Discover 6 Scene-Stealing Lots from Artnet’s Select Photographs Auction

From a portrait by Diane Arbus to African wildlife by Peter Beard, these images capture the possibilities of photography.

Hiroshi Sugimoto, Origins of Love (9 works from the Diorama Series) (2004). Est. $8,000–$10,000.

Since its inception in the 19th century, photography has continued to capture the minds and imaginations of viewers around the world, and it has continually proven to be a potent medium for artists seeking to engage with the world around them. Whether shot in color or black and white, documentary or abstract, every photographer’s distinctive style brings new possibilities to the medium.

Live for bidding through February 14, 2024, Artnet Auctions is presenting the Select Photographs auction, featuring the work of such renowned practitioners as Diane Arbus, Peter Beard, and Florian Maier-Aichen. Below, our specialists take a deep dive into a few of the sale’s unmissable lots.

Tina Barney, Father and Sons (1996)

Tina Barney, Father and Sons (1996). Est. $8,000–$12,000.

Tina Barney, Father and Sons (1996). Est. $8,000–$12,000.

Tina Barney was born into a wealthy New York family, a fact which informs her oeuvre; her colorful, large-scale prints depict narrative tableaux of privileged friends and family. Barney’s photographs often pose more questions than answers. In Father and Sons, for instance, each figure is arranged very deliberately within a sumptuous setting, giving the image a hint of drama and enigma.

As the artist writes, “When people say that there is a distance, a stiffness in my photographs, that the people look like they do not connect, my answer is that this is the best we can do. This inability to show physical affection is in our heritage.”

Barney’s works are held in the collections of The Museum of Modern Art in New York, the Los Angeles County Museum of Art, and the Museum of Fine Arts in Boston, among others.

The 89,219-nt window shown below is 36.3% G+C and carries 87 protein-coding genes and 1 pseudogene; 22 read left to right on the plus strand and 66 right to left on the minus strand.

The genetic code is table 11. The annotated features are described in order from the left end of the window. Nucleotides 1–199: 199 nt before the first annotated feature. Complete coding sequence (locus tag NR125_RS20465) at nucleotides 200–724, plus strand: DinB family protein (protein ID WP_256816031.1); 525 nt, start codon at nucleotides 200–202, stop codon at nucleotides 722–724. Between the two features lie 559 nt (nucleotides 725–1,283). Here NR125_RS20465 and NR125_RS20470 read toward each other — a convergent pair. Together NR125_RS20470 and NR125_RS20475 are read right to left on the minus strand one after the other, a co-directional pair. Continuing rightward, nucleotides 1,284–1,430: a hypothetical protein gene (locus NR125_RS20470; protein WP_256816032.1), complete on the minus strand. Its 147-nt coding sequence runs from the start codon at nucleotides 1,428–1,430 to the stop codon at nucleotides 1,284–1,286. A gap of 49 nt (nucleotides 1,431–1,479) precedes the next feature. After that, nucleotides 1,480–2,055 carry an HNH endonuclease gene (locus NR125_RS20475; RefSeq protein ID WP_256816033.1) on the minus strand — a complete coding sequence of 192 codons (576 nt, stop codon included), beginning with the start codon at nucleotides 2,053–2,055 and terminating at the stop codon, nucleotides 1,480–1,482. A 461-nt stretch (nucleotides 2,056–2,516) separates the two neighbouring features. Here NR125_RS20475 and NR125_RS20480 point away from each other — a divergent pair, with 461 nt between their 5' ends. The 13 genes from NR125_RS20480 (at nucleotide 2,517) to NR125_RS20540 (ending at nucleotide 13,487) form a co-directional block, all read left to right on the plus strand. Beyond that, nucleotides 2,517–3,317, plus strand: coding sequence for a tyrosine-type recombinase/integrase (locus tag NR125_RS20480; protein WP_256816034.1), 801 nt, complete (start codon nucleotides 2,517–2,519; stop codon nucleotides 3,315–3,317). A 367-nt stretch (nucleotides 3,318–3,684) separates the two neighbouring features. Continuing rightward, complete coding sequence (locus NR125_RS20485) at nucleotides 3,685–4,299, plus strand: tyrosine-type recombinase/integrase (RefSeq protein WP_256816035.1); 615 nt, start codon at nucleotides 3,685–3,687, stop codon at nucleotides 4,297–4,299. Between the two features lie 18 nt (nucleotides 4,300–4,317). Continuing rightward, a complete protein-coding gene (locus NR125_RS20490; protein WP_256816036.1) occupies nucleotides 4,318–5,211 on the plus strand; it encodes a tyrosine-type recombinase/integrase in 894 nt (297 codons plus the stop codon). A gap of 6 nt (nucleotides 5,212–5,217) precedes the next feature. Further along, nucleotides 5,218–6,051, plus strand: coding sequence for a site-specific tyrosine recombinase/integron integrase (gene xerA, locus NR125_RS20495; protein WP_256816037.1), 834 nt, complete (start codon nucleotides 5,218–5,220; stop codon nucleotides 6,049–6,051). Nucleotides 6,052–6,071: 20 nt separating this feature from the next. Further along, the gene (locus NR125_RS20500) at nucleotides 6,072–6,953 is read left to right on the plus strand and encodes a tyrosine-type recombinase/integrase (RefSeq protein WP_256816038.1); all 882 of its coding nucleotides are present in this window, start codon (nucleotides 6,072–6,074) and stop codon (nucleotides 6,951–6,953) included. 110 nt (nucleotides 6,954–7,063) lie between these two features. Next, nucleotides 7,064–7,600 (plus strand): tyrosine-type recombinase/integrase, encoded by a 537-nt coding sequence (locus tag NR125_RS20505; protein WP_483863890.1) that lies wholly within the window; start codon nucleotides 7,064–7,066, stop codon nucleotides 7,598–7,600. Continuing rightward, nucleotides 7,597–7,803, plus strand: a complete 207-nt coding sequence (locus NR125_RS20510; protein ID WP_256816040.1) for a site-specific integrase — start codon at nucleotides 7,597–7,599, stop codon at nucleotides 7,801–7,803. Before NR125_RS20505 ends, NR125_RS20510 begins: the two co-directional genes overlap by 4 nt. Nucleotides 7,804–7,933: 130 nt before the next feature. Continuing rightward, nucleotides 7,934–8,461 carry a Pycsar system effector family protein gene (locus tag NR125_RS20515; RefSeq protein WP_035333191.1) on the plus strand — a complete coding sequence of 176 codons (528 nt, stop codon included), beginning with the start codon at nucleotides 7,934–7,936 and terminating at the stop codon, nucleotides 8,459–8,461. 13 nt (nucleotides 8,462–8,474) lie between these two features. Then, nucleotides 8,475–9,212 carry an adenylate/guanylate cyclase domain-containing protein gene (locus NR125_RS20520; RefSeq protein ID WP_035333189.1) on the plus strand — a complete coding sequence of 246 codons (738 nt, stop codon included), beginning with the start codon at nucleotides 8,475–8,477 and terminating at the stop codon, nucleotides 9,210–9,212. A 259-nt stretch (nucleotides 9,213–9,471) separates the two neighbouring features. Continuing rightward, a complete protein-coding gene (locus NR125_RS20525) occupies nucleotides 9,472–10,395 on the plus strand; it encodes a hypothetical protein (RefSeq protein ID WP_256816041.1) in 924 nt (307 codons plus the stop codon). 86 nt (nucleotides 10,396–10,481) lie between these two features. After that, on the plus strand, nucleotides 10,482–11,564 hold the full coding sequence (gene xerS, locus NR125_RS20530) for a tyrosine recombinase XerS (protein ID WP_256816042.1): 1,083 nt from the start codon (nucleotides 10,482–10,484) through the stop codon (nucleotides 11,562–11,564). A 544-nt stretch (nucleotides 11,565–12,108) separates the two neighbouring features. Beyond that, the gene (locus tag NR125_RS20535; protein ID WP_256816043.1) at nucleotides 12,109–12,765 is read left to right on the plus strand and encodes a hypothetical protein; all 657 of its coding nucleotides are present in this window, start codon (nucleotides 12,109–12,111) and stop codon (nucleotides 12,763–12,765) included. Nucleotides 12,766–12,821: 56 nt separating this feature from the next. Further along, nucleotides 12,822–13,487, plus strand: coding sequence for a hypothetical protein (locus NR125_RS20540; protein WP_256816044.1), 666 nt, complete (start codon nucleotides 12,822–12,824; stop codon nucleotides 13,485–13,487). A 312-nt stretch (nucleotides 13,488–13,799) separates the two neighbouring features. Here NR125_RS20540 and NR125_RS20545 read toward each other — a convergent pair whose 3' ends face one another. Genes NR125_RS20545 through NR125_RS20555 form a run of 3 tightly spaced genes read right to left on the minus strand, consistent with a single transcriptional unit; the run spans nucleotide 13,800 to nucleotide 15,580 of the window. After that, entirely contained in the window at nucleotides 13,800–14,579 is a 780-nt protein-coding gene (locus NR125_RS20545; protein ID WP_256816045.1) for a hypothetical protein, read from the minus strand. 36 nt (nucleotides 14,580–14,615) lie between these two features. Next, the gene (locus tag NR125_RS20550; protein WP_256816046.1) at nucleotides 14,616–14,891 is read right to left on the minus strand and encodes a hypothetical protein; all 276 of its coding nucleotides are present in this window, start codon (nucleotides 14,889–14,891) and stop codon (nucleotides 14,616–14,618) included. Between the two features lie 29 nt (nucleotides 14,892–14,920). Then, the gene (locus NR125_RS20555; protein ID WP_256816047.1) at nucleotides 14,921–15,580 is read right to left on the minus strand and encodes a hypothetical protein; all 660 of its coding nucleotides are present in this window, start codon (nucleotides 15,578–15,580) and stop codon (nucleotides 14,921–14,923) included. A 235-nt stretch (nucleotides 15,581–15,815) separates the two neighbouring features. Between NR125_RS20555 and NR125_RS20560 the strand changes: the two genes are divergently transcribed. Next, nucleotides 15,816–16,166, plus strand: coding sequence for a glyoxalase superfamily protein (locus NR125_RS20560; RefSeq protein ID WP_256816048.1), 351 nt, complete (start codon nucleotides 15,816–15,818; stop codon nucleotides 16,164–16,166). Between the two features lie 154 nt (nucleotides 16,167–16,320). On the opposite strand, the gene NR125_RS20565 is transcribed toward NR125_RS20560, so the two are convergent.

Florian Maier-Aichen, Untitled (2013)

Florian Maier-Aichen, Untitled (2013). Est. $15,000–$20,000.

Florian Maier-Aichen, Untitled (2013). Est. $15,000–$20,000.

This large-scale work by Florian Maier-Aichen was created using a technique similar to cel animation—a process that was used to make Disney films in the 1930s—in which painted, transparent sheets are layered before being photographed. The resulting image tests the boundaries between painting and photography, embracing chaotic handmade gestures and experimental processes, with a nod to digital manipulation.

Also known for his breathtaking landscapes employing early photographic methods such as the tri-color process, Maier-Aichen’s works celebrate traditional photography while maintaining a subtle, yet identifiable, element of digital manipulation.

The German artist has become a staple within the contemporary photography and digital art scene, with works exhibited at the Hammer Museum, Los Angeles, the Carnegie Museum of Art, Pittsburgh, the Denver Art Museum, Denver, the Walker Art Center, Minneapolis, the Whitney Museum of American Art, New York and the Museum of Contemporary Art, Los Angeles.

Peter Beard, Hunting Cheetahs on the Taru Desert, Kenya, June 1960 (1960)

Peter Beard, Hunting Cheetahs on the Taru Desert, Kenya, June 1960 (1960). Est. $15,000–$20,000.

Peter Beard, Hunting Cheetahs on the Taru Desert, Kenya, June 1960 (1960). Est. $15,000–$20,000.

With its handprint, inscription, and fantastic portrayal of cheetahs, this unique work bears all the hallmarks of the late American photographer Peter Beard. The American artist was—and remains today—best known for his images of African wildlife that are arranged as unique photo collages.

After moving to Africa in the 1960s, Beard began to catalog the demise of elephants and rhinoceroses in Kenya’s Tsavo National Park—an endeavor that would inform the rest of his career. In his words: “The wilderness is gone,” the artist had said, “and with it much more than we can appreciate or predict. We’ll suffer for it.” Just as his works exist in between photography, collage, painting and drawing, Beard’s work also embraces aspects of both documentation and activism.